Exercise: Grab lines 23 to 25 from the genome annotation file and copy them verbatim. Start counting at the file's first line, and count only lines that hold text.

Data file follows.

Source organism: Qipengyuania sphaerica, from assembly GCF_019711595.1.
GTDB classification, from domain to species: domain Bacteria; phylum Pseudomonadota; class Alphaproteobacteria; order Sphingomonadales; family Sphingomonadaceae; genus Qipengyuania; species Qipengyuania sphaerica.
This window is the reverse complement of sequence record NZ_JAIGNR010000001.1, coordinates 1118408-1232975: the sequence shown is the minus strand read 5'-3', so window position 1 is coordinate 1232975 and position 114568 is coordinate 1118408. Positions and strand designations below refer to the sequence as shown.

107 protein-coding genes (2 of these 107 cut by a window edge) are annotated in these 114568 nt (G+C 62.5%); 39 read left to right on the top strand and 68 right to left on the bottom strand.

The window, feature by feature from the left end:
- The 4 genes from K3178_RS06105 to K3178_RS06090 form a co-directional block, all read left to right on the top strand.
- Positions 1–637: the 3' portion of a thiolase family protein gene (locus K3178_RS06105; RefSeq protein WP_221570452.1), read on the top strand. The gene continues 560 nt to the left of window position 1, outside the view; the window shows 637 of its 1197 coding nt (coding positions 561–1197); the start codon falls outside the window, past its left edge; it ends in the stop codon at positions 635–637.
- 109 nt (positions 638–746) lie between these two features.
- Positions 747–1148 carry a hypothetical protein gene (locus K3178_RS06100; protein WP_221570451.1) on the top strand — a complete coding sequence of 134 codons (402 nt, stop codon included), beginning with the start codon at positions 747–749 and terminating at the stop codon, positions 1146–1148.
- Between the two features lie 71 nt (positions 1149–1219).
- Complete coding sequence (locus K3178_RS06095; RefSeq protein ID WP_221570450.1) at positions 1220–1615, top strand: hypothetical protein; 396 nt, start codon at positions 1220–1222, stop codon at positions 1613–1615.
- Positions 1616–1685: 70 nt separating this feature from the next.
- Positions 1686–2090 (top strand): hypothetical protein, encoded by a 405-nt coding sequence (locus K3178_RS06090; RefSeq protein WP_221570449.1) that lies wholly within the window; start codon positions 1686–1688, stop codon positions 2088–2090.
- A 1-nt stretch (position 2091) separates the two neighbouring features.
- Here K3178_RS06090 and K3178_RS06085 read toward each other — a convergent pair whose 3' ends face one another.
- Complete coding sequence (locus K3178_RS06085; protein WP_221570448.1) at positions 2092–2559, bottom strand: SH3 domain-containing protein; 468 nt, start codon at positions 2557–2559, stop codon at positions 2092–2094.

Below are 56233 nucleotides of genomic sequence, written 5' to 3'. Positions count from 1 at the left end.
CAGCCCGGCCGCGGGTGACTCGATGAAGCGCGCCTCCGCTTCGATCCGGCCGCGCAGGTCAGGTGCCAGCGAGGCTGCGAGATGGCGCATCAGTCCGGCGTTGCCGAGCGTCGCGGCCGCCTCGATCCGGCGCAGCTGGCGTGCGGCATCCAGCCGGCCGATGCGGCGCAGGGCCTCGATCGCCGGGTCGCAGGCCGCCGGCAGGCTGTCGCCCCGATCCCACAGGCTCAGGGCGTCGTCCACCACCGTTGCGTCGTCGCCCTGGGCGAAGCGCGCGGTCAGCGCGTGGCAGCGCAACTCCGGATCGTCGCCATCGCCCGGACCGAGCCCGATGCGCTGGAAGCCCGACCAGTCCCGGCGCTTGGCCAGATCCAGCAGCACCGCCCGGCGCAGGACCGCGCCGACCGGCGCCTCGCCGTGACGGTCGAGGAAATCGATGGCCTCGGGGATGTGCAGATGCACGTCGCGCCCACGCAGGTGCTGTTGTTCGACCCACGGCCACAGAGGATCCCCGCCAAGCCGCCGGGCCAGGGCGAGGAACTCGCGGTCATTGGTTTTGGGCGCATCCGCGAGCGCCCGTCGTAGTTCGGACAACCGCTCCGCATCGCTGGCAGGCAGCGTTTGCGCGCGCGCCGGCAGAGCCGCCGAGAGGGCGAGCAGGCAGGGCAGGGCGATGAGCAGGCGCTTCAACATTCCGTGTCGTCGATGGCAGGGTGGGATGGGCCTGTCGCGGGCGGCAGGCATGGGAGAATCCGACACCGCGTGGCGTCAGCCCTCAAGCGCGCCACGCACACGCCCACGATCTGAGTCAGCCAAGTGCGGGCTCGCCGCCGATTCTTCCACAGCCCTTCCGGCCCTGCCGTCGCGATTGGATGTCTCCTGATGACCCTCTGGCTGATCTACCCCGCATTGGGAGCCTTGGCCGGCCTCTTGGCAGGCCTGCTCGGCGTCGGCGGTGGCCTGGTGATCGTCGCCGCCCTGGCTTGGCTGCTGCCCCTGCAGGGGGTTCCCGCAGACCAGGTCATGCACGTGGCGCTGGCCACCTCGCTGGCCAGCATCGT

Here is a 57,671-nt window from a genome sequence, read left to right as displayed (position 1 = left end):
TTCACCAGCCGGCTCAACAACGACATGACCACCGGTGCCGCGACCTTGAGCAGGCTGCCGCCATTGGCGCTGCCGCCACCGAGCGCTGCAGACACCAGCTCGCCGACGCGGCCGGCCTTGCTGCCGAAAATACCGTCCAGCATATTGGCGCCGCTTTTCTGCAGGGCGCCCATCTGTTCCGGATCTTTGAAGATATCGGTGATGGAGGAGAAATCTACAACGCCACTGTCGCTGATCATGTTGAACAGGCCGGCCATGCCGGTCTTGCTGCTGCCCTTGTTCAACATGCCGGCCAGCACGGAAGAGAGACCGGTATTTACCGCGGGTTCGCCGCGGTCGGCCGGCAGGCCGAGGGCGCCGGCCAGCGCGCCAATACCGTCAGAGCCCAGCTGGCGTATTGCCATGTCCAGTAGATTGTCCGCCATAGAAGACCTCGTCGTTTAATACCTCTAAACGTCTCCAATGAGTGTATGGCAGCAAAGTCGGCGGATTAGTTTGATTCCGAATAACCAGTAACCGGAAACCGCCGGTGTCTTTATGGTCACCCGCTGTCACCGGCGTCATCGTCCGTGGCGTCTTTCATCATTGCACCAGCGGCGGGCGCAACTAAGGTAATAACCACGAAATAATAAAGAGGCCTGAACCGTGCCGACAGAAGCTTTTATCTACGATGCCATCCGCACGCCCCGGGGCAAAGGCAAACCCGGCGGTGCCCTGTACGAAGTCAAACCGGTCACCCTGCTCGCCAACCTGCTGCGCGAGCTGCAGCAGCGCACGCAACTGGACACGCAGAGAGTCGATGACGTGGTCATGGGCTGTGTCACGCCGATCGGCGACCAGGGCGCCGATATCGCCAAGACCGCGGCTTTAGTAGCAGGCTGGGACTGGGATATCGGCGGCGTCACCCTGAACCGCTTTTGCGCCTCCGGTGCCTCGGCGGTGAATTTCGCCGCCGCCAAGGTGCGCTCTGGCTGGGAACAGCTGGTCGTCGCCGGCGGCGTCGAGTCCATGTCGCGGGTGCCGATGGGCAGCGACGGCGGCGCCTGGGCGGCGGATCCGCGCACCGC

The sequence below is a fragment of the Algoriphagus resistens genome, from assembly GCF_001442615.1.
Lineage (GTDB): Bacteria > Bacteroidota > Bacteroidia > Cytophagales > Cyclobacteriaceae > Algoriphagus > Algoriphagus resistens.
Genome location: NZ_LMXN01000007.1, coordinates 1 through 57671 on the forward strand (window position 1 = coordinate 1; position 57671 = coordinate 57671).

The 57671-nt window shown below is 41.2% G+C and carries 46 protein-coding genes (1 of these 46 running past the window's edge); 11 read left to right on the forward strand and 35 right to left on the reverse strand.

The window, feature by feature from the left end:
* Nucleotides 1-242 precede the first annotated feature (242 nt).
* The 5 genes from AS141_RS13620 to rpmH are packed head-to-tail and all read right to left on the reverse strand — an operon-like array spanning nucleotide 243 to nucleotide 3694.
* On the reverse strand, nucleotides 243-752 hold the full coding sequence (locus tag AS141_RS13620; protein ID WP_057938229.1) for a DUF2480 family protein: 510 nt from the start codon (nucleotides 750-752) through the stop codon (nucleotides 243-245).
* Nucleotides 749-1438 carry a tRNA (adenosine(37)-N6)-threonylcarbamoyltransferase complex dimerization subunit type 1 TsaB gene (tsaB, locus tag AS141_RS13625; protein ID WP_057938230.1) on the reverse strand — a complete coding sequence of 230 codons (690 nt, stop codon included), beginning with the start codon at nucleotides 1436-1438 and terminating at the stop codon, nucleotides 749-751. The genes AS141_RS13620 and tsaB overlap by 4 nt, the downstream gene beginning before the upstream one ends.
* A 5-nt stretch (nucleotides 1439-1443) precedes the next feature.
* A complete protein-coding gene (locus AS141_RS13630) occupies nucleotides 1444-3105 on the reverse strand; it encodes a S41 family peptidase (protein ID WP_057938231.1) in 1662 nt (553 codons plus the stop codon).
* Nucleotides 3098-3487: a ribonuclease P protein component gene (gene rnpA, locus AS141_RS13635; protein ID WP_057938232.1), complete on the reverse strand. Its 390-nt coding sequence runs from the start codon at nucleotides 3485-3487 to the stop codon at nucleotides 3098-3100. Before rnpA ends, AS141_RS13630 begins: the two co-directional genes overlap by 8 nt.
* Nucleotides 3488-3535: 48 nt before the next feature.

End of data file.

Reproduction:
Genome location: NZ_LMXN01000007.1, coordinates 1 through 57671 on the forward strand (window position 1 = coordinate 1; position 57671 = coordinate 57671).

The 57671-nt window shown below is 41.2% G+C and carries 46 protein-coding genes (1 of these 46 running past the window's edge); 11 read left to right on the forward strand and 35 right to left on the reverse strand.

The window, feature by feature from the left end: